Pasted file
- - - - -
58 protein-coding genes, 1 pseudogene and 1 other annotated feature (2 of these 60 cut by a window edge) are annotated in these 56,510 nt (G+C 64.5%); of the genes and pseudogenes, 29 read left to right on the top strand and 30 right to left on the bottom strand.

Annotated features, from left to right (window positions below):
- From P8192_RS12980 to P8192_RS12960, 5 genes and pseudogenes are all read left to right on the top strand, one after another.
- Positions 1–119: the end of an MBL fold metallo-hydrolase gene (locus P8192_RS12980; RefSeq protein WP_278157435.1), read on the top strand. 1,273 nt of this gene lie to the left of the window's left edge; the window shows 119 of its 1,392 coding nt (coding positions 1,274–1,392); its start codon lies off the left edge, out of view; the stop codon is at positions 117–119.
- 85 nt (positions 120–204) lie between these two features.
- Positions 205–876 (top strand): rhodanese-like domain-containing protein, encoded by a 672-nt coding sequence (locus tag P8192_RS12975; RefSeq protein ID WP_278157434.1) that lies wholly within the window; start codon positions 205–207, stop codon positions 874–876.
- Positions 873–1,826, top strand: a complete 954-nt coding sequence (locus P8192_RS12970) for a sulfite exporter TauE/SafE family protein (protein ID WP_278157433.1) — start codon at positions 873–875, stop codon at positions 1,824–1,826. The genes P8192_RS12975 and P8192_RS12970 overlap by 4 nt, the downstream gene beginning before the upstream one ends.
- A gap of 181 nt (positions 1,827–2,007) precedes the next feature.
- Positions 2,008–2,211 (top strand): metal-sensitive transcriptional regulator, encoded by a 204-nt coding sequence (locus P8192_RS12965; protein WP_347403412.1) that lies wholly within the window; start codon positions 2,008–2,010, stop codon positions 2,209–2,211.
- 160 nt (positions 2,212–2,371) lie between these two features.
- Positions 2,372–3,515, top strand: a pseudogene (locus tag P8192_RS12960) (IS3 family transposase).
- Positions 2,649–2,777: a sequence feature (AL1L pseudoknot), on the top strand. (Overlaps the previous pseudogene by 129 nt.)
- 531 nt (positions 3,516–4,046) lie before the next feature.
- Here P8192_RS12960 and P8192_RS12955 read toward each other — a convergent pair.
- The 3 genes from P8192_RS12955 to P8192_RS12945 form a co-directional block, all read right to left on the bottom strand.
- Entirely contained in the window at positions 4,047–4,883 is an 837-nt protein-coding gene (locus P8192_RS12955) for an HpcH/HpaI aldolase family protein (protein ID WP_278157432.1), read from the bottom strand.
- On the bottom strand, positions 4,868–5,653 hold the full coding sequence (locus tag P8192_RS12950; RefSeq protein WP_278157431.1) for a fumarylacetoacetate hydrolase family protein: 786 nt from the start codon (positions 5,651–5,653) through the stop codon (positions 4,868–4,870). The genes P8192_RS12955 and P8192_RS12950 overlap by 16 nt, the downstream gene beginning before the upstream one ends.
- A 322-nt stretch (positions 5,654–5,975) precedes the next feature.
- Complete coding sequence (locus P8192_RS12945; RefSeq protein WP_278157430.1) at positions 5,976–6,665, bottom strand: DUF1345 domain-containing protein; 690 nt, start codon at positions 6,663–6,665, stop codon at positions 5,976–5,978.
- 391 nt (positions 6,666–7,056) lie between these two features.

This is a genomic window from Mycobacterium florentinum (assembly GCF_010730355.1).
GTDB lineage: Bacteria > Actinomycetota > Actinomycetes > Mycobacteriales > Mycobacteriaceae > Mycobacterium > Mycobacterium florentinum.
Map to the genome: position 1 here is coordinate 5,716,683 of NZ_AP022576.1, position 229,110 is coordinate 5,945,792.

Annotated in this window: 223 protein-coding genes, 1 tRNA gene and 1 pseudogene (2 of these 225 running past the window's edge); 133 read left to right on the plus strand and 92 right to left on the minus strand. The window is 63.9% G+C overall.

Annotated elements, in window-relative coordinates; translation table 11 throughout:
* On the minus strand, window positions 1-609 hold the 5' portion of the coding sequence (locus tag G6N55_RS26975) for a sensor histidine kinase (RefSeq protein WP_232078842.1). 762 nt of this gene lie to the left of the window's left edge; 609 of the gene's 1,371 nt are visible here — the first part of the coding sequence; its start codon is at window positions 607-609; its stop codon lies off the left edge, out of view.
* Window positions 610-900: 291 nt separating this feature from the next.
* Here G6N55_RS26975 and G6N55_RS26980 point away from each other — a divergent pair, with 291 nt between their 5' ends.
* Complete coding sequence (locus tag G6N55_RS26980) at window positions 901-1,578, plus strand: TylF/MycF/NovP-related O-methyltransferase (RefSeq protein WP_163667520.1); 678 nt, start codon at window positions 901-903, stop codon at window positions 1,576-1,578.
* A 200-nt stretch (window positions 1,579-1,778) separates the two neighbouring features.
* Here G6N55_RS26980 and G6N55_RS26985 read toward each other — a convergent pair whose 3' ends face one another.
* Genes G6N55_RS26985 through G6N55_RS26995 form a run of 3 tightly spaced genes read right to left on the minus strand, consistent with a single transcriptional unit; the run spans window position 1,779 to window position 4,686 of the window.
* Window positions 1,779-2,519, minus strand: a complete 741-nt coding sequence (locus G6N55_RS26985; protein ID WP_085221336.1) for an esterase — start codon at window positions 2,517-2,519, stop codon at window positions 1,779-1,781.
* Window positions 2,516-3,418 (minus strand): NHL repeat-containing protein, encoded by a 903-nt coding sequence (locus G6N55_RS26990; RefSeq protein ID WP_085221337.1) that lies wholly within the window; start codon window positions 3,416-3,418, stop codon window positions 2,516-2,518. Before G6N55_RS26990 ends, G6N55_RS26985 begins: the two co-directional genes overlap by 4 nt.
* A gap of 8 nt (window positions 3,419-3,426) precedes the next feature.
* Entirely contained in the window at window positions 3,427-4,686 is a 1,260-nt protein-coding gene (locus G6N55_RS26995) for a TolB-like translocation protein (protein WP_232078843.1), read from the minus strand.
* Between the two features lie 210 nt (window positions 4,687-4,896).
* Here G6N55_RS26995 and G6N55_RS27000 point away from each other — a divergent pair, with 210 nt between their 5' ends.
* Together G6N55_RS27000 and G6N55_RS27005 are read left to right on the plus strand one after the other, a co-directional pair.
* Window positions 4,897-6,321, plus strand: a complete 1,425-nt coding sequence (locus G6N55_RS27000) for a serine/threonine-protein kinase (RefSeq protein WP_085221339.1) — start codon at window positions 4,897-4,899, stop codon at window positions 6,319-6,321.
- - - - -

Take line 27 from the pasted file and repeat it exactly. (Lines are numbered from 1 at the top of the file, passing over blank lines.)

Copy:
* Window positions 610-900: 291 nt separating this feature from the next.